Here’s the story that first mentioned Bill’s weight loss:
Master of the Decathlon
Published September 1, 2009
Seven years ago, Mountain Brook’s Bill Murray was an overweight middle aged man, whose athletic career was nothing more than a fading high school memory.
At one time, Murray — who now works in commercial real estate — had been a track and field star. He first began running at the old Birmingham University School before transferring to The Baylor School in Chattanooga. At Baylor, he was the pole vault and decathlon champion for the state of Tennessee.
“Then I took about a 30-year layoff,” Murray recalled. “And put on about 70 pounds in the process.”
Murray was 48 years old and weighed about 260 pounds when he got a call from a friend, Phil Mulkey, who invited him to Boston to view the Indoor Masters Pentathlon, an event for senior athletes.
“I didn’t really want to go, but Phil said he’d pay for the trip,” said Murray. “So I knew me making this trip meant a lot to him.”
While Murray may have gone to Boston reluctantly, he came home inspired. “My juices were going,” he said.
They sure were. Murray embarked upon a rigorous diet and exercise program in which he lost 70 pounds in only six months. “I bought a book called the The T-Factor Diet,” he said. “It said you could eat as much as you wanted as long as you ate the right things. I counted fat grams.”
Murray also undertook running with the same determination. “When I started, I literally couldn’t run to the end of the block,” he recalled. “Before long, I was running six miles a day, six days a week.
But suddenly, as he lost weight, Murray also noticed he was losing muscle mass as well.
“So I spent six months in the gym building up my upper body strength,” he said.
By 2003, Murray was ready to compete. He excelled in Masters events all over the world, but his greatest victory came last July, when, at 55, Murray won the Masters World Outdoor Decathlon in Lahti, Finland in the 55-59 age bracket.
The Masters version of the decathlon is the same as the standard version: The first day is comprised of the 100-meter run, the long jump, the shot put, the high jump and the 400-meter run; the second day consists of the 100- meter hurdle, the discus, the pole vault, the javelin throw and the 1500-meter run. Murray took first place with a point total of 8,087.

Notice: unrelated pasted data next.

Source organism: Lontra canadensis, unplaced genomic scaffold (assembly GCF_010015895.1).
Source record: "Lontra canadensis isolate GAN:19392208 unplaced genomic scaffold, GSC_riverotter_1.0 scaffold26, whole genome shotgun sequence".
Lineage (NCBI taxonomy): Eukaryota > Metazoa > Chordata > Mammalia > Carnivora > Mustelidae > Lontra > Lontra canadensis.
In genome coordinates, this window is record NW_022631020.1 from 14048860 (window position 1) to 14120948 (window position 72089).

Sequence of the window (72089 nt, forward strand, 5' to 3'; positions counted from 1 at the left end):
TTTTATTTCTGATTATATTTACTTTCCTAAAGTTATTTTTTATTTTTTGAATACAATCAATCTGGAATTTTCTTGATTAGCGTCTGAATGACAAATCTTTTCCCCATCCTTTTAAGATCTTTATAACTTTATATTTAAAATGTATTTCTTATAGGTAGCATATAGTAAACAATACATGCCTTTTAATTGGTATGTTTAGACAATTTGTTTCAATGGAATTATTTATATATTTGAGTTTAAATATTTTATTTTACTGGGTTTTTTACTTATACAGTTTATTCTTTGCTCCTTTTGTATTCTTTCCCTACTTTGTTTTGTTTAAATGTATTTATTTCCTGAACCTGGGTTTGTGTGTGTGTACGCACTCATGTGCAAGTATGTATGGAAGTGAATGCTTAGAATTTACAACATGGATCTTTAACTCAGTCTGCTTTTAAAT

Murray’s victory wasn’t without drama. During the first event of the second day – the 100-meter hurdles – he felt his back go out. Murray had sustained a pinched nerve.
The injury might have forced Murray out of the competition if not for the efforts of Ken Stone, a track and field enthusiast who writes a blog for Masterstrack.com.
“Ken went through the Finnish yellow pages and made 10 or 11 phone calls until he found a chiropractor that would come out to the track and work on me between the events,” said Murray. “That kept me limber so I could continue to compete. If not for Ken’s efforts I wouldn’t have made it.”
While Murray’s accomplishment took place at an age when many of his peers are riding around in golf carts, in the world of Masters Track and Field, he is strictly a youngster.
“In Finland there were three 95-year-olds competing,” he said. “There was one runner who was 101.”
Murray may have gotten an omen he might do well in the Masters Decathlon earlier this year in Kenosha, Wisconsin, when he won the Indoor National Heptathlon – which is seven events over two days – in March. He set a world record, totaling 6,122 points.
Two weeks later, he won the Masters Indoor Pentathlon in Landover, Maryland, totaling 4,384 points, another world record.
Murray is modest about his achievements, but admits that those who hear his story are inspired by it.
“I’ve got one speed. I do everything full blast,” he said. “I’ve been working out 25 hours a week for years.”
And when Murray needs a little coaching, he goes back to his early roots. Legendary track coach Phil Mulkey Sr. – who trained Murray at BUS – still works with his long-time pupil. Not coincidentally, the elder Mulkey is the father of Murray’s friend Phil who got him interested in Masters Track.
Murray in turn shares his experience and wisdom with the Mountain Brook High School track team, working as an assistant to Spartan coach Greg Echols.
It’s a lot of fun working with the kids,” said Murray. “If I can do what I did, they can achieve whatever they want.”
And since Murray seems to have no inclination to rest on his laurels, don’t be surprised to see him running with the 95-year-olds one day.
For the record, I didn’t use Finnish yellow pages to find Bill his chiropractor/masseuse. I just made several trips to the Information Booth at the Technical Info Center hall near the stadium, where an incredibly helpful Finnish volunteer made a series of calls after going online with her laptop.